Knit and stitch

The full Irish tea cosy, featuring a fried egg, becon, saussage, mushrooms and tomatoes.png

By Michelle Newman

When a tea cosy resembling President Michael D. Higgins appeared on an episode of Gogglebox Ireland back in 2016, Helen O’Leary noticed a spike in her sales - as she makes a presidential inspired version of her own. 

“They weren’t that popular to start with but as soon as they were on Gogglebox, that’s where it got very busy,” says Helen, a keen knitter and crochet maker from Crosshaven in  Co Cork.

“It was another lady’s design, mine is totally different; we all have out on take on it, but people remembered that I did them too and it just took off.” 

Helen, who used to work as a legal secretary, had plans to go back to college once her children were a bit older, but fate intervened and when Helen developed Multiple Sclerosis a few years ago, this was not to be.

“I couldn’t go back to work or college and I was bored, I wanted to do something. Waiting around in hospitals and having to stay in bed, it’s not me. I picked up the knitting needles again and it literally grew from hanging around and trying to stay sane, as weird as that sounds,” she says.

When sales of her ‘Michael Teas’ began to soar, Helen found herself inundates with requests to make cosies in a range of famous faces, for birthdays and presents.

“There was a lady who’s friend was a huge fan of Elvis, so I made one for her 50thbirthday. I’ve made Marilyn Monroe, Daniel O’Donnell, Donald Trump, Audrey Hepburn [tea cosies], people ask me to make their pets, various animals, flowers, cakes, fruits, Star Wars, anything,” Helen says.

“People give me ideas or I think to myself who looks unusual. Michael Tea Higgins is still very big at the moment and so is Donald Trump.”

While she has an incredible positive attitude and does her very best not to let her illness get her down Helen admits there are times when she doesn’t have as much energy as she would like. 

It’s for this reason that she is slow to take on big orders at a time and only does as much as she can, when she is feeling able.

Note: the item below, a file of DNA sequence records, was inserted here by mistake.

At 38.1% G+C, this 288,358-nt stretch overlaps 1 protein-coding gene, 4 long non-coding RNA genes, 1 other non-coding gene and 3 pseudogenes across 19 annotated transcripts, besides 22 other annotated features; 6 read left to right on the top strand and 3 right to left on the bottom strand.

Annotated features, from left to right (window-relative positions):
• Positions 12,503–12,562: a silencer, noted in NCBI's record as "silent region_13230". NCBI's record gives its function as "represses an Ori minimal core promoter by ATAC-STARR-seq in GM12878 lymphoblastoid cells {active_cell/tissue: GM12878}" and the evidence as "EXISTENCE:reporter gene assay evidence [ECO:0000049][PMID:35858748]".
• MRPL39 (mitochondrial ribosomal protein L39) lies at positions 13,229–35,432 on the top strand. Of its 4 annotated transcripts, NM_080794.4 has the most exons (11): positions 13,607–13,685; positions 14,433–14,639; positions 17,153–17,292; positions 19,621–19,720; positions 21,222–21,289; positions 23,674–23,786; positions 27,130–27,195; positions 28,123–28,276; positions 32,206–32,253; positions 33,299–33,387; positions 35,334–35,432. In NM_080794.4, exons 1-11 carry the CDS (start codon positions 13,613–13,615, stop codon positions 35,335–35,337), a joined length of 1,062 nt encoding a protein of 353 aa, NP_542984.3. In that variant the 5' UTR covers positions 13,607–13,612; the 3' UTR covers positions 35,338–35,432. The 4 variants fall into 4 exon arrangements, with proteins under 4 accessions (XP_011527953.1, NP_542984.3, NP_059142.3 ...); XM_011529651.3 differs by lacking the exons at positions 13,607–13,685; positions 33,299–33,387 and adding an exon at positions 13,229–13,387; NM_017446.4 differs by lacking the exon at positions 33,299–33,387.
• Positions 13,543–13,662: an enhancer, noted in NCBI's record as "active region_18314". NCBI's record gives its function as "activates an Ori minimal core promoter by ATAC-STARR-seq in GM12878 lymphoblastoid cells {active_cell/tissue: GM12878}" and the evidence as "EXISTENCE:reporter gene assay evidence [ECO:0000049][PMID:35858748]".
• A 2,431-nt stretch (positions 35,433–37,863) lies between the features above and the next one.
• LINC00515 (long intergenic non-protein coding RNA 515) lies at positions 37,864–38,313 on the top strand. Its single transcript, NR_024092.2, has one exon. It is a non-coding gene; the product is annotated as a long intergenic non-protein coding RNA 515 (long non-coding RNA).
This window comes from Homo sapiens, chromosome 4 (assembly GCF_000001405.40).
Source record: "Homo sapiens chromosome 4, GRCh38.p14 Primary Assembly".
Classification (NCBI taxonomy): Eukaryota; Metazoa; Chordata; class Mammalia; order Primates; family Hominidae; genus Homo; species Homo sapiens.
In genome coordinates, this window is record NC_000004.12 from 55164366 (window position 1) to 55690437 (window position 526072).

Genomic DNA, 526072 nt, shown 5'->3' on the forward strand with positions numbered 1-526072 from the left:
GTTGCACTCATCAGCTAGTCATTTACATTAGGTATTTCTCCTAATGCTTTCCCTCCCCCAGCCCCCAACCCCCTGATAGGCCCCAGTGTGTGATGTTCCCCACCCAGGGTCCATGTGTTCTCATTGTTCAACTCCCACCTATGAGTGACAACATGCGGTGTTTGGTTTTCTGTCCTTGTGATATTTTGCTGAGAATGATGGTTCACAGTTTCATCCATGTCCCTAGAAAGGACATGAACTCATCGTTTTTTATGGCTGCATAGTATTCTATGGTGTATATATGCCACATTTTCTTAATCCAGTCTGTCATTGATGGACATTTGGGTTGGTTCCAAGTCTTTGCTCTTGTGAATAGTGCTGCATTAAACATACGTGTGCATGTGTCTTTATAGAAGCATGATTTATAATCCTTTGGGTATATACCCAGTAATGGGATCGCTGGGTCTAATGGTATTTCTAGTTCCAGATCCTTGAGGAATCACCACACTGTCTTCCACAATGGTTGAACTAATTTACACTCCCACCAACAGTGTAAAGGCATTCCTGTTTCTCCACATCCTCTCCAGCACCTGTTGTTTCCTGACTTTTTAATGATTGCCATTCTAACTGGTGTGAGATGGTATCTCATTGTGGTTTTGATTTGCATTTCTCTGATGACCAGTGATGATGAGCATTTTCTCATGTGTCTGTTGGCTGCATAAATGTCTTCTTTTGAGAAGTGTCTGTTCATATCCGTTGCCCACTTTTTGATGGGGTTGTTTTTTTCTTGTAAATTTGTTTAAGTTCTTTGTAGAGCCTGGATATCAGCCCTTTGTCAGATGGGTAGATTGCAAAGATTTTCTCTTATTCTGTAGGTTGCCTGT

“There are worse things you can be dealing with, that’s the way I look at it. I have a fabulous husband Batt and two kids, Rachel and Michael, and I’ve made the most of it,” Helen says. 

“I’ll get frustrated with it, I’ll be honest but even on my worst day I’ll pick up the knitting needles and feel I’ve done something.”

Originally Helen tried selling her products at markets, but she found setting up and disassembling, coupled with long day a bit too tiring. Luckily, Cork Craft and Design have been a huge resource for Helen. 

She works there a couple of days a month and her designs are also stocked in the store, but it’s also a morale booster for her and there’s an important social aspect to it as well. 

“They’re the most supportive bunch of people, there’s no pressure, they take my stock and it’s great to have like-minded people,” Helen says of her co-workers there.

“I do about four hours maybe once or twice a month and I really like it. It gets me out of the house, I get to meet people and they give me ideas.”

Not only does knitting and crocheting give Helen something to do, she also finds it quite therapeutic as it’s good for her hands.  

“I don’t like taking too much medication because it slows you down, I do a bit of breathing and I  take up the knitting needle and you can feel yourself [getting better]. It doesn’t make it go away completely but it certainly does help. It takes your focus off of the negative,” she says.

“We have Knit and Natter here in Crosshaven. It’s every second Wednesday night and you can come along and just do as much or as little as you want. It’s about relaxing, unwinding and taking it easy. We do little projects for charity as well.”

Helen says her children find their mum’s newfound local fame ‘hilarious’ but are very proud of what she is doing. 21 year-old Michael even gave his mum some marketing ideas in the form of crochet flowers which turned out to be very popular at the City Hall Crafts and Design Fair in December.

“He said, ‘I deserve commission for that.’ You can’t blame him for trying,” laughs Helen. 

“I’ll never retire financially from this but I actually don’t care about that. I’m not stressed, or anxious or anything like that. I’m so privileged to be able to do what I’m doing. I can honestly say at this point in my life I’m very happy and I think it’s fabulous to be able to say that.” 




















Woman's Way